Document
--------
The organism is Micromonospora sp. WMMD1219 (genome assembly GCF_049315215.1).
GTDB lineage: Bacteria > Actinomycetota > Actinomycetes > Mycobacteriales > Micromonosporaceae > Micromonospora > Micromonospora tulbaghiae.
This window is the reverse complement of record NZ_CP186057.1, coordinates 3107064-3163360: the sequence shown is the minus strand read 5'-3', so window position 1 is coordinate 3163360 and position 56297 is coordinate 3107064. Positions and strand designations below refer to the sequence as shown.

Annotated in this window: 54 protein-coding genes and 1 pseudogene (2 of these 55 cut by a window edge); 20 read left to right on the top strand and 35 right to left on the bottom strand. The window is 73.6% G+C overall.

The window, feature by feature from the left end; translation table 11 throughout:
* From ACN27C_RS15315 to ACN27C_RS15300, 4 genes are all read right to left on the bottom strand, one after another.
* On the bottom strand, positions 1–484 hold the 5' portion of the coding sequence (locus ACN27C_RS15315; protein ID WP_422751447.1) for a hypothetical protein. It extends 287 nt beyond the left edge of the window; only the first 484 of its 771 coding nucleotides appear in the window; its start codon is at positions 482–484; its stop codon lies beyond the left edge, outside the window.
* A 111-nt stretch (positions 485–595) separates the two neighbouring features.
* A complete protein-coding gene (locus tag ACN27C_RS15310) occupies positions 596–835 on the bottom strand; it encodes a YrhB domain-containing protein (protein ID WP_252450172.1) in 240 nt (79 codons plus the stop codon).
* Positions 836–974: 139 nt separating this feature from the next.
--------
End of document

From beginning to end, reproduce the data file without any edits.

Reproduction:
The organism is Micromonospora sp. WMMD1219 (genome assembly GCF_049315215.1).
GTDB lineage: Bacteria > Actinomycetota > Actinomycetes > Mycobacteriales > Micromonosporaceae > Micromonospora > Micromonospora tulbaghiae.
This window is the reverse complement of record NZ_CP186057.1, coordinates 3107064-3163360: the sequence shown is the minus strand read 5'-3', so window position 1 is coordinate 3163360 and position 56297 is coordinate 3107064. Positions and strand designations below refer to the sequence as shown.

Annotated in this window: 54 protein-coding genes and 1 pseudogene (2 of these 55 cut by a window edge); 20 read left to right on the top strand and 35 right to left on the bottom strand. The window is 73.6% G+C overall.

The window, feature by feature from the left end; translation table 11 throughout:
* From ACN27C_RS15315 to ACN27C_RS15300, 4 genes are all read right to left on the bottom strand, one after another.
* On the bottom strand, positions 1–484 hold the 5' portion of the coding sequence (locus ACN27C_RS15315; protein ID WP_422751447.1) for a hypothetical protein. It extends 287 nt beyond the left edge of the window; only the first 484 of its 771 coding nucleotides appear in the window; its start codon is at positions 482–484; its stop codon lies beyond the left edge, outside the window.
* A 111-nt stretch (positions 485–595) separates the two neighbouring features.
* A complete protein-coding gene (locus tag ACN27C_RS15310) occupies positions 596–835 on the bottom strand; it encodes a YrhB domain-containing protein (protein ID WP_252450172.1) in 240 nt (79 codons plus the stop codon).
* Positions 836–974: 139 nt separating this feature from the next.